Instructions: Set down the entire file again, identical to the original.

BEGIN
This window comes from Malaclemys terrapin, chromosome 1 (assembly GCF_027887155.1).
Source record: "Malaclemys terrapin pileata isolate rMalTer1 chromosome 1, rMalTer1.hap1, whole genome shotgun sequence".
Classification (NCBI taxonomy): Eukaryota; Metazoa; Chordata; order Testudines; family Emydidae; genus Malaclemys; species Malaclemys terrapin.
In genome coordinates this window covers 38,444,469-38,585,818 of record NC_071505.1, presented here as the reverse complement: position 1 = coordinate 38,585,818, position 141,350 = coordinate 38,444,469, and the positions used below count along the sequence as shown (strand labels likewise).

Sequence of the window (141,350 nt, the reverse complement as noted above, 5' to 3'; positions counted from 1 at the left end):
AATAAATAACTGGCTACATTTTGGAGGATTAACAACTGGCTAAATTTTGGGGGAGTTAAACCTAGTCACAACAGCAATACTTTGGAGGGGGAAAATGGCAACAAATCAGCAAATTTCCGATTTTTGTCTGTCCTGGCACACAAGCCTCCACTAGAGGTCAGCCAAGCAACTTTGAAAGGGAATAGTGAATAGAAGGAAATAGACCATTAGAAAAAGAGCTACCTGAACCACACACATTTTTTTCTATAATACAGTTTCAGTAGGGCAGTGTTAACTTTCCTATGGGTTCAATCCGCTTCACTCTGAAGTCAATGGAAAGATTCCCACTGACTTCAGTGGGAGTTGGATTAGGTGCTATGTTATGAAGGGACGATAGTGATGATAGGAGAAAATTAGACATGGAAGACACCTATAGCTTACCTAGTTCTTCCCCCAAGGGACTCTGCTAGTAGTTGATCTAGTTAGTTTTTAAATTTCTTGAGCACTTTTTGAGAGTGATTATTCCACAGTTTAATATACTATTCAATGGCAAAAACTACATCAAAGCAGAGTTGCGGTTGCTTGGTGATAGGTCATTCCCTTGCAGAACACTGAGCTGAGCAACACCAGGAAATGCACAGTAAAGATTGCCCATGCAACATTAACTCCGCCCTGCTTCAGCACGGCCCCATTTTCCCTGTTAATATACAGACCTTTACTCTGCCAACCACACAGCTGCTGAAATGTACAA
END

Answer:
This window comes from Malaclemys terrapin, chromosome 1 (assembly GCF_027887155.1).
Source record: "Malaclemys terrapin pileata isolate rMalTer1 chromosome 1, rMalTer1.hap1, whole genome shotgun sequence".
Classification (NCBI taxonomy): Eukaryota; Metazoa; Chordata; order Testudines; family Emydidae; genus Malaclemys; species Malaclemys terrapin.
In genome coordinates this window covers 38,444,469-38,585,818 of record NC_071505.1, presented here as the reverse complement: position 1 = coordinate 38,585,818, position 141,350 = coordinate 38,444,469, and the positions used below count along the sequence as shown (strand labels likewise).

Sequence of the window (141,350 nt, the reverse complement as noted above, 5' to 3'; positions counted from 1 at the left end):
AATAAATAACTGGCTACATTTTGGAGGATTAACAACTGGCTAAATTTTGGGGGAGTTAAACCTAGTCACAACAGCAATACTTTGGAGGGGGAAAATGGCAACAAATCAGCAAATTTCCGATTTTTGTCTGTCCTGGCACACAAGCCTCCACTAGAGGTCAGCCAAGCAACTTTGAAAGGGAATAGTGAATAGAAGGAAATAGACCATTAGAAAAAGAGCTACCTGAACCACACACATTTTTTTCTATAATACAGTTTCAGTAGGGCAGTGTTAACTTTCCTATGGGTTCAATCCGCTTCACTCTGAAGTCAATGGAAAGATTCCCACTGACTTCAGTGGGAGTTGGATTAGGTGCTATGTTATGAAGGGACGATAGTGATGATAGGAGAAAATTAGACATGGAAGACACCTATAGCTTACCTAGTTCTTCCCCCAAGGGACTCTGCTAGTAGTTGATCTAGTTAGTTTTTAAATTTCTTGAGCACTTTTTGAGAGTGATTATTCCACAGTTTAATATACTATTCAATGGCAAAAACTACATCAAAGCAGAGTTGCGGTTGCTTGGTGATAGGTCATTCCCTTGCAGAACACTGAGCTGAGCAACACCAGGAAATGCACAGTAAAGATTGCCCATGCAACATTAACTCCGCCCTGCTTCAGCACGGCCCCATTTTCCCTGTTAATATACAGACCTTTACTCTGCCAACCACACAGCTGCTGAAATGTACAA